7 months pregnant, nurse from Miri presses on in HKL ICU ward amid pandemic

Fiorenzie Dayang Jacob – NST photo

FATIGUE, aches and nausea are no deterrent for Fiorenzie Dayang Jacob, 27, who works in Hospital Kuala Lumpur’s intensive care unit (ICU) to give all that she’s got in her job despite being seven months pregnant. Even the Covid-19 pandemic could not cow the gritty Fiorenzie, who hailed from Miri.

She has been a staff nurse at HKL’s ICU for the past year and is expecting her first child soon.

“I am more than seven months’ pregnant with my first child. Despite the fatigue, aches and pains and nausea at times, I put it all aside when I am at work,” she said in a NST report.

“I am a nurse in a ward where most of the patients’ lives are hanging by a thread. We must all be on the ball and do whatever it takes to preserve lives. This is our objective in striving to care for patients.

“Because I am pregnant, and with the Covid-19 pandemic, I no longer work in the ICU. For the last couple of months, I have been working in the operations room.

“In the operations room, we do paperwork, oversee communications, liaise with other units and departments, and take medicine stocks and equipment, which I go and pick up and carry using a trolley if necessary.

“Being heavily pregnant, I must admit that fatigue sets in and I tire easily. So to remain alert, and to be ready and be on the go, I take intermittent breaks, stay hydrated, take supplements and vitamins, wear comfortable shoes and even talk to my beloved baby to not kick or move about,” she added.

A nurse for the past five years, Fiorenzie said her husband was also a medical frontliner in HKL, in a different department and working a different shift most of the time.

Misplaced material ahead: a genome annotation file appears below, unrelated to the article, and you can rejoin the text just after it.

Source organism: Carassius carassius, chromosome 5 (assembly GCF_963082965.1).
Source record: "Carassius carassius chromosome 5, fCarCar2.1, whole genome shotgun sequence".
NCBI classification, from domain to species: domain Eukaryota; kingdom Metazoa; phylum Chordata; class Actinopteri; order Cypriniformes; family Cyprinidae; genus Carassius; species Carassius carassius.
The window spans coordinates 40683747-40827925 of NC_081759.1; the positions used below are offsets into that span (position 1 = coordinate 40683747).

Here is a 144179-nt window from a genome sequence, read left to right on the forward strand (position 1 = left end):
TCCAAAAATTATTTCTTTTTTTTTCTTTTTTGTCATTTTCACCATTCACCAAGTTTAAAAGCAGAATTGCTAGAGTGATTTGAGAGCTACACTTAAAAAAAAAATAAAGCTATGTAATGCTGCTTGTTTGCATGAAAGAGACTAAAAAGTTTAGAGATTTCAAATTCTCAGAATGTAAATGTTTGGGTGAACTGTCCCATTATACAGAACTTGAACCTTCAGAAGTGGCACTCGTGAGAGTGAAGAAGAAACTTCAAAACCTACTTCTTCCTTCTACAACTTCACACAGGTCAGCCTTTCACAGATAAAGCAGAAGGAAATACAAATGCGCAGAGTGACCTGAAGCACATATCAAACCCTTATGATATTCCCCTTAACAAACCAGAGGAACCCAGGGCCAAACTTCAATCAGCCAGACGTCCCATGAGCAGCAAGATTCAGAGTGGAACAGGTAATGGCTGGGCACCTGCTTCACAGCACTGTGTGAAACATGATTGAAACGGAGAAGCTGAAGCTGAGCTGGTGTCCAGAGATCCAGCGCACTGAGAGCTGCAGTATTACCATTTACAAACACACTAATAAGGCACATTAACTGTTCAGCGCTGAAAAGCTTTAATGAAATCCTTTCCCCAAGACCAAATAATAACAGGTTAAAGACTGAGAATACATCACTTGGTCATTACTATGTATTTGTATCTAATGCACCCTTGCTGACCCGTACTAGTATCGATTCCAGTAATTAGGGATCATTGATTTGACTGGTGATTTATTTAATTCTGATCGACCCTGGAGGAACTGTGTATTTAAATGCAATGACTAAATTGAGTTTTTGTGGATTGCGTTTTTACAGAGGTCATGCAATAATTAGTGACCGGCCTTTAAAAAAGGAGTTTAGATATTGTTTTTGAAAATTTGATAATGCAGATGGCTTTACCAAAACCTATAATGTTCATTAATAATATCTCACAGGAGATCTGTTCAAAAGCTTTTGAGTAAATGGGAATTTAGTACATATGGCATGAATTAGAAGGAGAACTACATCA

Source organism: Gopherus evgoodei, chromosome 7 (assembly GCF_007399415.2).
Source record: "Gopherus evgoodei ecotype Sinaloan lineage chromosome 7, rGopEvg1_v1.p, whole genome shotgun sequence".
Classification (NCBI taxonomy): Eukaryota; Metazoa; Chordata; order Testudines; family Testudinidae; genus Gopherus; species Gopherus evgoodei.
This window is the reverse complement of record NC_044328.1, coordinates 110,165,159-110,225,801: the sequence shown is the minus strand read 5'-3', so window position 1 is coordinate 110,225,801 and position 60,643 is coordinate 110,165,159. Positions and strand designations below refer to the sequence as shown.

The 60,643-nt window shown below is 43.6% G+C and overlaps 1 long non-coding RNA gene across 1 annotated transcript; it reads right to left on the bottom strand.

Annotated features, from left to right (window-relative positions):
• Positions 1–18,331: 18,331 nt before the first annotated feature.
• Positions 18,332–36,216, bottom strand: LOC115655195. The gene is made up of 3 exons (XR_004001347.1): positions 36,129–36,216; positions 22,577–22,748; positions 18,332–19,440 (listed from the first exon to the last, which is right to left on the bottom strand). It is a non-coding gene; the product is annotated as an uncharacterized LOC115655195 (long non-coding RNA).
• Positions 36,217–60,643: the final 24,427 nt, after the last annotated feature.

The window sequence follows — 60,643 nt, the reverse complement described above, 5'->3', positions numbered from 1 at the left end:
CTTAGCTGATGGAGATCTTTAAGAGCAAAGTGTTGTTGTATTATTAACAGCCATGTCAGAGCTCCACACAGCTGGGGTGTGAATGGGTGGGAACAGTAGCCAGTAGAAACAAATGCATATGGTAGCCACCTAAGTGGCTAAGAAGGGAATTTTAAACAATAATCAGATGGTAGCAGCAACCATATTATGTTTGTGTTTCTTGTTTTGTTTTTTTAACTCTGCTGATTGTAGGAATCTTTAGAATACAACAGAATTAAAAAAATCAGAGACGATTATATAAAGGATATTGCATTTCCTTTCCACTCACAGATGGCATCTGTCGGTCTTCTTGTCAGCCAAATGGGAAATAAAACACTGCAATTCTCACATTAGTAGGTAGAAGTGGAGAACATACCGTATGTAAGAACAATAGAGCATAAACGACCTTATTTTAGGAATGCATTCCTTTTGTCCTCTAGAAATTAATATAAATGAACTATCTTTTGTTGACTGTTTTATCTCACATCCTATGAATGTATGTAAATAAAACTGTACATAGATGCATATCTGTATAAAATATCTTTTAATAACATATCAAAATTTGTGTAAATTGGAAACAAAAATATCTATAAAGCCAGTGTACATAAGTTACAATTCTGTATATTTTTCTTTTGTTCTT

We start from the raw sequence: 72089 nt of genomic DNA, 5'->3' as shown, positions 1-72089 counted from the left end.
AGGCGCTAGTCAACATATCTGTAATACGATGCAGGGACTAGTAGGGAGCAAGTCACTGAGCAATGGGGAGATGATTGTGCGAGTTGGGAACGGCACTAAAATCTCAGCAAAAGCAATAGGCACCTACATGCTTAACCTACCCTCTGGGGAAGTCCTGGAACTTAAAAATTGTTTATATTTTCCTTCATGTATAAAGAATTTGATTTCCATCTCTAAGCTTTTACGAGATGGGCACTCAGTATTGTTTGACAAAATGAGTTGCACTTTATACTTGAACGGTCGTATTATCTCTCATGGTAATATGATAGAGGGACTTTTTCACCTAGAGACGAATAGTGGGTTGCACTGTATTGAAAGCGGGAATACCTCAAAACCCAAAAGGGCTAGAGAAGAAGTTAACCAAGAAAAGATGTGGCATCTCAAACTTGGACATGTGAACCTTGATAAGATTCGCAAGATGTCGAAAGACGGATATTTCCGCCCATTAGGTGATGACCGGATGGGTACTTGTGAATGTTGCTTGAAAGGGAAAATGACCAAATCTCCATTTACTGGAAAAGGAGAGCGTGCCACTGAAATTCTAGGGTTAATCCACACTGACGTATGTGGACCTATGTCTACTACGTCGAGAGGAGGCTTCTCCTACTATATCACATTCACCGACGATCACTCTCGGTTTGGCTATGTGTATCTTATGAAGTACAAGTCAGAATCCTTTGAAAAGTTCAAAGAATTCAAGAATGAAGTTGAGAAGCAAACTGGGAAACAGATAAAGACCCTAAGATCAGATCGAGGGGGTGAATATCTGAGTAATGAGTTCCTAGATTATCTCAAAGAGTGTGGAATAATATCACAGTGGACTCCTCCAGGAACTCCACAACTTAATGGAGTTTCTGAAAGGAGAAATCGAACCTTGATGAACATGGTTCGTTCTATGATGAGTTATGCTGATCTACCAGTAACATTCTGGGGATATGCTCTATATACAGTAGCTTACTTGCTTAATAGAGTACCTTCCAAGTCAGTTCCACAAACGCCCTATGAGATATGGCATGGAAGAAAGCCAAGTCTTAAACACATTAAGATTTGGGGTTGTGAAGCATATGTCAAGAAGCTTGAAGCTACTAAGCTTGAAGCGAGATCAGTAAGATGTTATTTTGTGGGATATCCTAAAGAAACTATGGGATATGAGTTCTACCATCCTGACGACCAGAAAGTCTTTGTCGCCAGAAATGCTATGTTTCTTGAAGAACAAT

“My husband and I are both nurses and that’s how we met and ended up together. He works in the Neurosurgery Department. He is in his third year here at the hospital. He is the pillar of my strength and support as he understands first-hand the requirements and demands of the job.”

Fiorenzie said health personnel in the ICU, depending on the roster and other circumstances, could be assigned to work one of three shifts: the eight-hour morning shift, seven-hour evening shift or the nine-hour night shift.

During trying times such as the pandemic, the ICU is stretched and the personnel end up working well past their shift.

“We do not make a fuss about it as we have to save lives and this is what we signed up for,” Fiorenzie said, adding that it was always her ambition to become a nurse.

“I always wanted to care for the ill and the sick, and I count my blessings that I have been able to realise my ambition and make my family proud.

“I miss them (family) very much as I haven’t seen them for a long time due to the continuous threat posed by the deadly virus.

“I use it as motivation to keep myself going when I’m struggling,” said the eldest of five siblings.

She, along with her colleagues, hoped that Malaysians would be disciplined in following the standard operating procedures of the lockdown. This is important to break the chain of infections and bring the number of daily infections and fatalities down.

Medical personnel admit that they are struggling to cope with increasing number of patients and don’t know for how long more they can carry on working at such a frantic pace.